Tips on How to Inspect a New Home

​You explored different neighbourhoods, poured over house designs and floorplans, took a deep breath, signed the sales agreement, and then you waited with anticipation for your new home to finally be built. Now the day for you to move in has arrived at long last. But wait!

Before you actually take possession, there’s a critical first step to keep in mind. It’s called the Pre-Delivery Inspection, or PDI.  This is critical because it’s your first real chance to get a top to bottom look at your home in its completed state. So, you may be close to calling it your new home, but keep in mind there’s still some work to be done before you start making it your own.

In Ontario, it’s mandatory for new home builders to conduct a PDI on every home and condominium unit. This is your builder’s chance to show you how the various systems in your home operate. For the homeowner, it’s a chance to inspect your  home’s overall condition before you move in.

This mandatory inspection is part of the warranty process. Almost all new homes in Ontario come with a warranty provided by your builder, and backed by Tarion. The warranty includes deposit protection, delay compensation and three separate warranties lasting up to seven years for various defects in workmanship.

While the PDI is mandatory, new home builders can and often do approach the PDI in their own way. Generally speaking, a builder should take you through each room and around the exterior of the home. He or she should demonstrate that all the systems (like heating, plumbing, electrical) are functioning properly. As the homeowner, you should be satisfied that there is nothing missing, incomplete or damaged.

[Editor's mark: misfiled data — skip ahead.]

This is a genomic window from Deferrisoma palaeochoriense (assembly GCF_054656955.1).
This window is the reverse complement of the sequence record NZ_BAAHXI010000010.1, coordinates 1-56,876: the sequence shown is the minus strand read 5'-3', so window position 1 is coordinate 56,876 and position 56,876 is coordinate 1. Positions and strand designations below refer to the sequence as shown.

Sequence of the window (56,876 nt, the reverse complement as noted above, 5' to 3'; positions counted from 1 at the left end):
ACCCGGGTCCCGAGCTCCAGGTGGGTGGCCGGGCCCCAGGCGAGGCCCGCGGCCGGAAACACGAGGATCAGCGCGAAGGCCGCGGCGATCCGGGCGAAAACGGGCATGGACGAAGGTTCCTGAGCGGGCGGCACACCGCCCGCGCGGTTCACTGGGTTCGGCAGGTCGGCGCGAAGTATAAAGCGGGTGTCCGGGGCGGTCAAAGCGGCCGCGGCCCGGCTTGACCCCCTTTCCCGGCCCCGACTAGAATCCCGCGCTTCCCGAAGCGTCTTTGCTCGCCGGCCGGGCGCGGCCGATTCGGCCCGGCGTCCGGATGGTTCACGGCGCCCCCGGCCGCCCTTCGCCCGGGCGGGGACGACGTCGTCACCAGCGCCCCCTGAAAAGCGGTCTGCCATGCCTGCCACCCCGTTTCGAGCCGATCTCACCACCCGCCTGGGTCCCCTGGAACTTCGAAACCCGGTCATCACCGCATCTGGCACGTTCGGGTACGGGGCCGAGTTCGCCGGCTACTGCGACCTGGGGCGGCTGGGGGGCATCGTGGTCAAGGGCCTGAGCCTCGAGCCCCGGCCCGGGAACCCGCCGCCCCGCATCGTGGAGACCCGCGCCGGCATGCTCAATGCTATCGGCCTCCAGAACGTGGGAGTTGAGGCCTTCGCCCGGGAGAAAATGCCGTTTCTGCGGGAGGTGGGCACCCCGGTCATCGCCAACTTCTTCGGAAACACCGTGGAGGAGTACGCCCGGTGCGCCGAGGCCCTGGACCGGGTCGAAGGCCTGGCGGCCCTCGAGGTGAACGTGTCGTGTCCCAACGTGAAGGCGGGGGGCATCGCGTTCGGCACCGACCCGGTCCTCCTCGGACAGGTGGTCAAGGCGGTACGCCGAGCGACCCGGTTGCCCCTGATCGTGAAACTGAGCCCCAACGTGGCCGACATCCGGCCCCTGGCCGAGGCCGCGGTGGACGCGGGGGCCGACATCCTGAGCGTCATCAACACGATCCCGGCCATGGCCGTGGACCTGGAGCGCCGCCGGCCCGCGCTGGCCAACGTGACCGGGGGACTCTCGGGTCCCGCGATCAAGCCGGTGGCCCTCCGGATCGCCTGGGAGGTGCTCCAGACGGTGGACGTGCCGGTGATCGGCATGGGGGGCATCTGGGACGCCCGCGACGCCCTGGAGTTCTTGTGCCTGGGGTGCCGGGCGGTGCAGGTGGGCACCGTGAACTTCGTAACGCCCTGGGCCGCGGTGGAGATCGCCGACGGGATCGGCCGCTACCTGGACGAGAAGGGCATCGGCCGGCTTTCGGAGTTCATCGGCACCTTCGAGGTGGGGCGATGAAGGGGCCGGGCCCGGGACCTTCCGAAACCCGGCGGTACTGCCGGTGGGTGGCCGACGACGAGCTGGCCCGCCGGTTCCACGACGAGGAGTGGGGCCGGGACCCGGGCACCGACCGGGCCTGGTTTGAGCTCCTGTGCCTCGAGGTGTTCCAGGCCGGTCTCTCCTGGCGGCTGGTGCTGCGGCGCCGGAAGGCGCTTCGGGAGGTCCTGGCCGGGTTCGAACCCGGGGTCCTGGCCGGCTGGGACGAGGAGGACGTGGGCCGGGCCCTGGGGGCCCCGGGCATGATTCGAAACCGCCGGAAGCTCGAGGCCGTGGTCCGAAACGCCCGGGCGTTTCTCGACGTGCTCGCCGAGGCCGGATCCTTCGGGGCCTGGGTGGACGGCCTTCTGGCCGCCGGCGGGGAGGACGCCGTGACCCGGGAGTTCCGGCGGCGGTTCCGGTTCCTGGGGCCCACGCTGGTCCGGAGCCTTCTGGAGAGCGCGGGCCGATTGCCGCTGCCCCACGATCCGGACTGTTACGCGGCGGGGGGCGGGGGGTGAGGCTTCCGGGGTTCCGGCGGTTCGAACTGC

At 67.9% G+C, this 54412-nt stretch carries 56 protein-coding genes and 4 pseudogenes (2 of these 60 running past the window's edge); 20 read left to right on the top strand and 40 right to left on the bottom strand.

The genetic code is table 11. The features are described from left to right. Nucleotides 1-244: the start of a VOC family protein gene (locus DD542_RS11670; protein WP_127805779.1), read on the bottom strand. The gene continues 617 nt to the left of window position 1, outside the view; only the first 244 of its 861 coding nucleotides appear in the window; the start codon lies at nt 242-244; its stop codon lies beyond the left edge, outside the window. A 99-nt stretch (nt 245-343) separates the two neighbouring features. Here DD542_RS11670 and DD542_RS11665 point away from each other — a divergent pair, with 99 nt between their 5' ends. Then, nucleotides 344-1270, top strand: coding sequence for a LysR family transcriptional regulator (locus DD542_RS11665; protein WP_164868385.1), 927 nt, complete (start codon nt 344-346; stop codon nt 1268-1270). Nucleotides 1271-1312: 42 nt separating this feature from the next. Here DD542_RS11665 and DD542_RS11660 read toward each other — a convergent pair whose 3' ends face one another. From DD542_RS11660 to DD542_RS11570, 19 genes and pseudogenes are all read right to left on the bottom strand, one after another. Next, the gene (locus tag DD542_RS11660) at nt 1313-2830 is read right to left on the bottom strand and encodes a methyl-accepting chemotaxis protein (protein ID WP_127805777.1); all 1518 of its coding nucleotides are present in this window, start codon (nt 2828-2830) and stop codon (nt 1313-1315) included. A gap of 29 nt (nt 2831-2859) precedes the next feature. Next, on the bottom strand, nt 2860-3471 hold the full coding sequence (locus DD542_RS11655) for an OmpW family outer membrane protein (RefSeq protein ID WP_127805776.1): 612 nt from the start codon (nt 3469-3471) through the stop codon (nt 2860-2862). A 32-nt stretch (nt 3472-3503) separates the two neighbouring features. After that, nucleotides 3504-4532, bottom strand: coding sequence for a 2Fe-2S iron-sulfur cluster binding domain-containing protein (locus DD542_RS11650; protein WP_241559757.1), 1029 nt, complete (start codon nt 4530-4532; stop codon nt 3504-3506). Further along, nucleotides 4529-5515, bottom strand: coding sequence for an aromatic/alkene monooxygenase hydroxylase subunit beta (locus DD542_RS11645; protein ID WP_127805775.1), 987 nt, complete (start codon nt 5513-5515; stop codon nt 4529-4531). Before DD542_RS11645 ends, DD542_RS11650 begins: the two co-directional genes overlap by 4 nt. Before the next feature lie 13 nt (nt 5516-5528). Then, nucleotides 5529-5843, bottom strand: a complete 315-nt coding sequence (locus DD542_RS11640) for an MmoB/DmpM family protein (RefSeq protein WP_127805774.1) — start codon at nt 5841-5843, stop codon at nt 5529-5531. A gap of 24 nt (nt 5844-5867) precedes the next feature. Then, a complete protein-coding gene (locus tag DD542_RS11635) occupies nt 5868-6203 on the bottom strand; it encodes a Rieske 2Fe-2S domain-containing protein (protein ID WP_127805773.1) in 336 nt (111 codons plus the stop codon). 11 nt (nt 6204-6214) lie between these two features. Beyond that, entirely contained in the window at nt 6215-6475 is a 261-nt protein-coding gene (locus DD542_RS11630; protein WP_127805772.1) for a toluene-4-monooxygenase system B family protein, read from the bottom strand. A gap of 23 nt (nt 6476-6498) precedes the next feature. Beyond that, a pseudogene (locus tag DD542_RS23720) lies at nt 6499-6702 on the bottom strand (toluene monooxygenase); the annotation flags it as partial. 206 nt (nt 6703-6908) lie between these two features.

Here are some additional tips from Tarion on how to thoroughly inspect a brand new home:

  • Examine it inside and out. Look for things like chips in bathtubs and sinks, scratches on counter tops, damage to floors, walls, cabinetry or other finishings, plus doors and windows that are not secure or do not open and close easily.
  • Outside, check things like the quality of brickwork and siding, whether window screens have been installed, and the appearance of the driveway and landscaping.
  • Take photos of any defects in your new home. These may be helpful later on if you make a warranty claim to Tarion.
  • Review the notes your builder takes carefully to make sure they’re complete. This will become the official record of the condition of your home before you moved in.
  • If you are contemplating the idea of hiring a professional home inspector, a good time to do so is before the 30-day or year-end warranty period ends. You’ll have much more time to get to know your home and its systems and will have a better indication of any potential problems. If you do hire a home inspector, ask if he or she is certified in conducting new construction inspections.

Additional information, including a PDI checklist and helpful videos, is available at